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Tuesday, August 16, 2022

Government set to make a U-turn on mandatory vaccinations for health and social care workers

The health minister has requested a review into mandatory Covid-19 vaccinations for all health and social care staff.

Health Secretary Sajid Javid has requested a review into mandatory Covid-19 vaccinations for all health and social care staff.

As it stands, all health and social care staff are required by law to receive at least two Covid-19 jabs before 1 April or they risk being redeployed in non-patient-facing roles or dismissed from their jobs without severance pay.

Tomorrow, Thursday 3 February, is the deadline for all frontline NHS staff and care workers to receive their first vaccine, to be fully vaccinated by the 1 April deadline.

Mr Javid made the announcement on Monday.  Image: BBC.

Factcheck data shows that as of the middle of January, around 80,00 NHS workers have yet to receive a single dose of the Covid-19 vaccine, with around 52,000 people are not thought to have a medical exemption meaning that around 3.5% of staff who work with patients may risk losing their jobs.

The vaccination as a condition of deployment (VCOD) requirements includes front-line workers, as well as non-clinical workers not directly involved in patient care but who may have face to face contact with patients, including ancillary staff such as porters, cleaners, or receptionists.

The requirement will not apply to those who are under the age of 18, are medically exempt have participated in a clinical Covid-19 trial and are pregnant and have a temporary exemption which will be valid until they are 16 works post post-birth.

Speaking at the House of Commons on Monday, Mr Javid said it “is only right that our policy on vaccination as a condition for deployment is reviewed.”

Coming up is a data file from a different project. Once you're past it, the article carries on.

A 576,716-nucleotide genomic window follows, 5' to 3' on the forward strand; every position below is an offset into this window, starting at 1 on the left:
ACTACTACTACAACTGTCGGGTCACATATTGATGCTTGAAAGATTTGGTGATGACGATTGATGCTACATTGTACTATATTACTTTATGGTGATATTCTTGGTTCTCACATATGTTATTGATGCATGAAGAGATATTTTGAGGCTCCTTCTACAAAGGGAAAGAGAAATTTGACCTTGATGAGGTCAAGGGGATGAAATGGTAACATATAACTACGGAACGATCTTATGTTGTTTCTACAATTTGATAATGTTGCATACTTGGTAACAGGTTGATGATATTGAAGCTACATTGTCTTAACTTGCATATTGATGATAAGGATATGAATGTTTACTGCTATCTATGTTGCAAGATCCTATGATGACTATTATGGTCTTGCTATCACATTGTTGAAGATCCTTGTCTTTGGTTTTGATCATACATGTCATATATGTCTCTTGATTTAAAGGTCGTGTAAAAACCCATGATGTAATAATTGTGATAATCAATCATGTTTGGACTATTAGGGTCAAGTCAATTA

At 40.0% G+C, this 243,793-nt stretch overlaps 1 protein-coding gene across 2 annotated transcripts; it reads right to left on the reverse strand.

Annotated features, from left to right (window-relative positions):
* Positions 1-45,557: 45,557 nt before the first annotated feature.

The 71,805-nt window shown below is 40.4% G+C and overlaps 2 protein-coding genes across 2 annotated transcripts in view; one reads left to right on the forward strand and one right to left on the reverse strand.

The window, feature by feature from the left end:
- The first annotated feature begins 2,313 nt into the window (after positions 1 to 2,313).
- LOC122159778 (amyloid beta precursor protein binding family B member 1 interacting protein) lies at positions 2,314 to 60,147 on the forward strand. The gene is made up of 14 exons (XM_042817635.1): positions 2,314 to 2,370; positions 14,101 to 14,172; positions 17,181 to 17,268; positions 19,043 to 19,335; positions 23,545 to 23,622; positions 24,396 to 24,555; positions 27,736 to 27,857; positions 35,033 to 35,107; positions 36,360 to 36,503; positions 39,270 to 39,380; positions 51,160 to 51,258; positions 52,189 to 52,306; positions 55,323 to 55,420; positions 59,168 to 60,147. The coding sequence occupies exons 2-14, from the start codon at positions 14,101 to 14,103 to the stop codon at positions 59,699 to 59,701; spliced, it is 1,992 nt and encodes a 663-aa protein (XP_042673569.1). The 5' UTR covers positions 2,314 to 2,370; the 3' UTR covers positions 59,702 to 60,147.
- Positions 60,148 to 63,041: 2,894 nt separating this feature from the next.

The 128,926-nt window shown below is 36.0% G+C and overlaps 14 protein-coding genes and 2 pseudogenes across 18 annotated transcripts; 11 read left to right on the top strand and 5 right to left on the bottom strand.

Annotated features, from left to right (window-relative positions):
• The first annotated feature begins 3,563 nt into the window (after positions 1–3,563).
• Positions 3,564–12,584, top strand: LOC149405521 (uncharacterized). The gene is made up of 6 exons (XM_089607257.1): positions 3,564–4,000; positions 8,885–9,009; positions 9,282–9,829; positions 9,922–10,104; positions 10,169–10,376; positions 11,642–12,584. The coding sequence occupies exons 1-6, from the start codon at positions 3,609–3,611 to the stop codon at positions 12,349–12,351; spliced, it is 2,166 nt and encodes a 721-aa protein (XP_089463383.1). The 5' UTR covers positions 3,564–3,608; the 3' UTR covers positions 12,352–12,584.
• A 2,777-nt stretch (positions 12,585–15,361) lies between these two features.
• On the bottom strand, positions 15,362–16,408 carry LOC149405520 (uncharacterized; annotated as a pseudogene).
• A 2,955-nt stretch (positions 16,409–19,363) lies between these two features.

The health minister has asked the UK Health Security Agency (UKHSA) and England’s Chief Medical Officer for “fresh advice” in “weighing up the risks and opportunities of this policy once again”, as there are two new factors.

He said: “The first is that our population as a whole is now better protected against hospitalisation from Covid-19. Omicron’s increased infectiousness meant that at the peak of the recent winter spike, 1 in 15 people had a COVID-19 infection, according to the ONS.”

Mr Javid added: “The second factor is that the dominant variant – Omicron – is intrinsically less severe.

“When taken together with the first factor – that we now have greater population protection – the evidence shows that the risk of presentation to emergency care or hospital admission with Omicron is approximately half of that for Delta.

“Given these dramatic changes, it is not only right but responsible to revisit the balance of risks and opportunities that guided our original decision last year.”

Since late November, it has been a legal requirement for all care home staff to be vaccinated.

A representative for Bradford Council said, “Care home providers have already got 100% vaccination rates following the SOC1 legislation that came into effect last November.”

A representative of the Department of Health and social care said: “While the legal requirement on deployment is set to be revoked, those working in health and social care still have a professional duty to get vaccinated and Get Boosted Now.

“Since the consultation on health and wider social care staff was announced in September more than 127,000 NHS staff came forward for a vaccine and 95% have now had at least one dose.”

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